cifar10-distributed-gpu-final.py contains only the open-source libraries and is compatible to run both on Kubernetes and SageMaker training clusters on either GPU devices or CPU instances. Let’s look at a few important aspects of the training script before we run our notebook examples.
We use the
torch.distributed module, which contains PyTorch support and communication primitives for multi-process parallelism across nodes in the cluster:
We create a simple image classification model using a combination of convolutional, max pooling, and linear layers to which a relu activation function is applied in the forward pass of the model training:
We use the torch DataLoader that combines the dataset and
DistributedSampler (loads a subset of data in a distributed manner using
torch.nn.parallel.DistributedDataParallel) and provides a single-process or multi-process iterator over the data:
If the training cluster has GPUs, the script runs the training on CUDA devices and the device variable holds the default CUDA device:
Before you run distributed training using PyTorch
DistributedDataParallel to run distributed processing on multiple nodes, you need to initialize the distributed environment by calling
init_process_group. This is initialized on each machine of the training cluster.
We instantiate the classifier model and copy over the model to the target device. If distributed training is enabled to run on multiple nodes, the
DistributedDataParallel class is used as a wrapper object around the model object, which allows synchronous distributed training across multiple machines. The input data is split on the batch dimension and a replica of model is placed on each machine and each device.
3.2 Install libraries
You will install all necessary libraries to run the PyTorch distributed training example. This includes Kubeflow Pipelines SDK, Training Operator Python SDK, Python client for Kubernetes and Amazon SageMaker Python SDK.
3.3 Run distributed PyTorch job training on Kubernetes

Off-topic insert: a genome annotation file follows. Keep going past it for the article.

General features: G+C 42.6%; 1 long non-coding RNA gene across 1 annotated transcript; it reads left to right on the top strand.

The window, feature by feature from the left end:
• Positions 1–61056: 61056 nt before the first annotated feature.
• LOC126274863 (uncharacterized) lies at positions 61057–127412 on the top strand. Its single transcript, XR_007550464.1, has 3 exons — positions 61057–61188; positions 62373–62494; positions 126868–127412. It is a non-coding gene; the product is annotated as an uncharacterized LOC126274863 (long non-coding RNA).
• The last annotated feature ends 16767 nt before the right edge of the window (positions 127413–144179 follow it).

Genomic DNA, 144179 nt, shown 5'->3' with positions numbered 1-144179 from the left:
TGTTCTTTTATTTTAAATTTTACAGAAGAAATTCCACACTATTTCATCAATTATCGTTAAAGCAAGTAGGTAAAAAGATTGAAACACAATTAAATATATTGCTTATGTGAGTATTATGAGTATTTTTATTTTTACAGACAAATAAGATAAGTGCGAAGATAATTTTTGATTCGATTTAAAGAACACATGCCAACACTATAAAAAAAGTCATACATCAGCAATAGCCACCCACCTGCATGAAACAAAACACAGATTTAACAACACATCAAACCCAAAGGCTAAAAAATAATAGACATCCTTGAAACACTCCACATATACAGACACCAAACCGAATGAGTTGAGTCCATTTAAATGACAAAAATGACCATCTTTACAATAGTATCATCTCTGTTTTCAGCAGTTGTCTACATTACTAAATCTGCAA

1_submit_pytorchdist_k8s.ipynb creates the Kubernetes custom resource PyTorchJob YAML file using Kubeflow training and the Kubernetes client Python SDK. The following are a few important snippets from this notebook.
We create the PyTorchJob YAML with the primary and worker containers as shown in the following code:
This is submitted to the Kubernetes control plane using
View the Kubernetes training logs
You can view the training logs either from the same Jupyter notebook using Python code or from the Kubernetes client shell.
- From the notebook, run the following code with the appropriate
log_typeparameter value to view the primary, worker, or all logs:
- From the Kubernetes client shell connected to the Kubernetes cluster, run the following commands using Kubectl to see the logs (substitute your namespace and pod names):
We set world size – 3 because we’re distributing the training to three processes running in one primary and two worker pods. Data is split at the batch dimension and a third of the data is processed by the model in each container.
3.4 Create a hybrid Kubeflow pipeline
2_create_pipeline_k8s_sagemaker.ipynb creates a hybrid Kubeflow pipeline based on conditional runtime variable
training_runtime, as shown in the following code. The notebook uses the Kubeflow Pipelines SDK and it’s provided a set of Python packages to specify and run the ML workflow pipelines. As part of this SDK, we use the following packages:
- The domain-specific language (DSL) package decorator
dsl.pipeline, which decorates the Python functions to return a pipeline
dsl.Conditionpackage, which represents a group of operations that are only run when a certain condition is met, such as checking the
See the following code:
We configure SageMaker distributed training using two ml.p3.2xlarge instances.
After the pipeline is defined, you can compile the pipeline to an Argo YAML specification using the Kubeflow Pipelines SDK’s
kfp.compiler package. You can run this pipeline using the Kubeflow Pipeline SDK client, which calls the Pipelines service endpoint and passes in appropriate authentication headers right from the notebook. See the following code: